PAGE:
2. Materials and Methods
The study was performed on 14 young ( years old) well-trained male handball players. Athletes had at least 5 years of sports experience and were engaged in regular handball (mixed aerobic-anaerobic) training 5 times a week for 90 min. The study was performed during the first part of the competition season, during the game-free week between two competitive rounds of the national league. In order to be included in the analyses, players had to attend more than 90% of the training sessions during the pre-competition period and the current competition season.
All handball players and the head coach were explained study’s purposes, risks, and benefits, they were familiarized with study’s protocol, and they gave a written informed consent. The study was approved by the Ethical committee of the Faculty of Medical Sciences, University of Kragujevac.
2.2. Study Design
To determine the effects of two different types of exercise on the redox state, handball players were subjected to a laboratory graded exercise test (GXT) on the cycle ergometer (exercise protocol 1) and to the specific handball training (HT) (exercise protocol 2). Those two exercise protocols were chosen because they differ in specificity, intensity, and duration, that is, physiologic, motoric, and psychologic demands. Laboratory graded exercise test represents sport-nonspecific unaccustomed activity for these athletes, while handball training was designed to replicate their usual training session and competitional activities. The study design is illustrated in Figure 8.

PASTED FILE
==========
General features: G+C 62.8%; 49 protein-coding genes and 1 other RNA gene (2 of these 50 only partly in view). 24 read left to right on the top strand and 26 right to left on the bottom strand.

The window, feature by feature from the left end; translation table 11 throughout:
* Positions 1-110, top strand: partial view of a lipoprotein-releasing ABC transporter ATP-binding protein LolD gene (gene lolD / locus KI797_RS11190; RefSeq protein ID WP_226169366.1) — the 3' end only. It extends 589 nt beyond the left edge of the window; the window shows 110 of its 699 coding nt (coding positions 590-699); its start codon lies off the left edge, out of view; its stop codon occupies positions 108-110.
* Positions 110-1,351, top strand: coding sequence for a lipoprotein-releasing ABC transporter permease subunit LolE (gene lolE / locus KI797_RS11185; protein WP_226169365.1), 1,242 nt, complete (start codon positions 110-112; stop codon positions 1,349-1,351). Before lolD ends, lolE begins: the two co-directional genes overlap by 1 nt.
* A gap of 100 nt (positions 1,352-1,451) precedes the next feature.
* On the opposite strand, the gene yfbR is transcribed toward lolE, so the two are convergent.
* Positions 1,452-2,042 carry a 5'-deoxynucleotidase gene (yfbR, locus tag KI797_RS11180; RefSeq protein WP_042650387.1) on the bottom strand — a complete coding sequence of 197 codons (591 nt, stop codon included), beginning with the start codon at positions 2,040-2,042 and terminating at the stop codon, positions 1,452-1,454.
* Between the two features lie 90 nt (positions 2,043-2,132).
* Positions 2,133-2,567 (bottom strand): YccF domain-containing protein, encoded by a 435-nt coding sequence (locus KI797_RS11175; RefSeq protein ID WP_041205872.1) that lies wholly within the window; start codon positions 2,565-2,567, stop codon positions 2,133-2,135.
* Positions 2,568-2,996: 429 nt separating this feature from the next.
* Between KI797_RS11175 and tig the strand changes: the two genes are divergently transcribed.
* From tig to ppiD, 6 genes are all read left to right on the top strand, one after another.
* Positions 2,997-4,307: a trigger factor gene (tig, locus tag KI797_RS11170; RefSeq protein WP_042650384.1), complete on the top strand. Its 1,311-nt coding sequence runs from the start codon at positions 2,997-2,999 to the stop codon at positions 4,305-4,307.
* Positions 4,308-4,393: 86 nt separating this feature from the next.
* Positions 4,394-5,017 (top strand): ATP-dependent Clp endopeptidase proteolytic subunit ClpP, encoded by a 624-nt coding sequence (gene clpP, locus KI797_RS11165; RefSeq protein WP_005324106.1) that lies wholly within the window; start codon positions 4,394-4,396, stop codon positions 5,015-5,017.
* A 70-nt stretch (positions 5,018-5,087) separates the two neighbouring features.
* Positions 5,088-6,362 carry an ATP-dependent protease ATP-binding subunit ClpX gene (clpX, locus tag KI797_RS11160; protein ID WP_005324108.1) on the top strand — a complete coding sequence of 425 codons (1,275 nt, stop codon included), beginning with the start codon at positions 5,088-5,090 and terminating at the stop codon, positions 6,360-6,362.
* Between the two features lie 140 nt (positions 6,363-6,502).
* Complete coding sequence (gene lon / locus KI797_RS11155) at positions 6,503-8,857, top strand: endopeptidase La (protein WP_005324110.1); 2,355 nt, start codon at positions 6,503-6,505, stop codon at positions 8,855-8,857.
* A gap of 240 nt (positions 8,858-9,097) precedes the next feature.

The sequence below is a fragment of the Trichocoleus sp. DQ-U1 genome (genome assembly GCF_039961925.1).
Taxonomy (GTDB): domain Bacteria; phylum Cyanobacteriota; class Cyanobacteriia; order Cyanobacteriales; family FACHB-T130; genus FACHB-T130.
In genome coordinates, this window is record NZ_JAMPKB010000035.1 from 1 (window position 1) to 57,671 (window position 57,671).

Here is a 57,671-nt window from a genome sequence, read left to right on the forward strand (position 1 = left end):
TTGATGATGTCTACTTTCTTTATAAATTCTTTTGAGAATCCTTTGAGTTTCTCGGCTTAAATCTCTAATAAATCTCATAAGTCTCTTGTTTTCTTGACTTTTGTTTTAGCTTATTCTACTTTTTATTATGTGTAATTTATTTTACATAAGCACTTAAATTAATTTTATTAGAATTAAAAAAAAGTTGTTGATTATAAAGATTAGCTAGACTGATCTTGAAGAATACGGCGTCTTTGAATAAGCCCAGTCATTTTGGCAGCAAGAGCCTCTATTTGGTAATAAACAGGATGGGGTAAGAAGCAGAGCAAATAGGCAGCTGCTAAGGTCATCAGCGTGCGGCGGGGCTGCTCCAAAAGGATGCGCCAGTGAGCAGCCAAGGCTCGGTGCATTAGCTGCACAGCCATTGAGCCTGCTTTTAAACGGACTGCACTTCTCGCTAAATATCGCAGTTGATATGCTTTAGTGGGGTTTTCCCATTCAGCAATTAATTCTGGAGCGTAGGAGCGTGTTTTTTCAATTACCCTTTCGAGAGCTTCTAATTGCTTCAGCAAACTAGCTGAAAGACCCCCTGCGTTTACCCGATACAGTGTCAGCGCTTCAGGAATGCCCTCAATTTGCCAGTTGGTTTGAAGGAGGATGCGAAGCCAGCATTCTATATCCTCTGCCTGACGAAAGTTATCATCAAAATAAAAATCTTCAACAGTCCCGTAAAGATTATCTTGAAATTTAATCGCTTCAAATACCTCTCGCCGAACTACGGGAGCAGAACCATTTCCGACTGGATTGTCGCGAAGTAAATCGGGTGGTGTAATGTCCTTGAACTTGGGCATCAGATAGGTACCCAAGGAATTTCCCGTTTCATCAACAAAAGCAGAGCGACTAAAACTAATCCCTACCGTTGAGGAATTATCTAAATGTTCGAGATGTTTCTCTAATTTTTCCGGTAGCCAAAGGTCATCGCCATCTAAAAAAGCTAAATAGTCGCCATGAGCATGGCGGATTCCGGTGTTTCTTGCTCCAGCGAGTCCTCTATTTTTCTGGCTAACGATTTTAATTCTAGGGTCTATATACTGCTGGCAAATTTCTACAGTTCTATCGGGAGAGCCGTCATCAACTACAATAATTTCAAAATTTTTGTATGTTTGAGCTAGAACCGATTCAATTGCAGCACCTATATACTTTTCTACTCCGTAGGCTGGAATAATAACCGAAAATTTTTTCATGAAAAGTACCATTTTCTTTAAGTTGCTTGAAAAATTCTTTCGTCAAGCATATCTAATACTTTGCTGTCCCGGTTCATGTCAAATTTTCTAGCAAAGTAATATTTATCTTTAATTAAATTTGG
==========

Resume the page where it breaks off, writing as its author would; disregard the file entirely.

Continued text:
Immediately before and after both exercise bouts, blood samples were taken from athletes (except goalkeepers) in order to determine the levels of superoxide anion radical , hydrogen peroxide (H2O2), nitrites as markers of nitric oxide, index of lipid peroxidation (TBARs), glutathione (GSH), superoxide dismutase (SOD), and catalase (CAT) activity. The effects of exercise on the redox state were determined independently for each experimental protocol and changes of biochemical parameters, induced by different exercise protocols, were compared.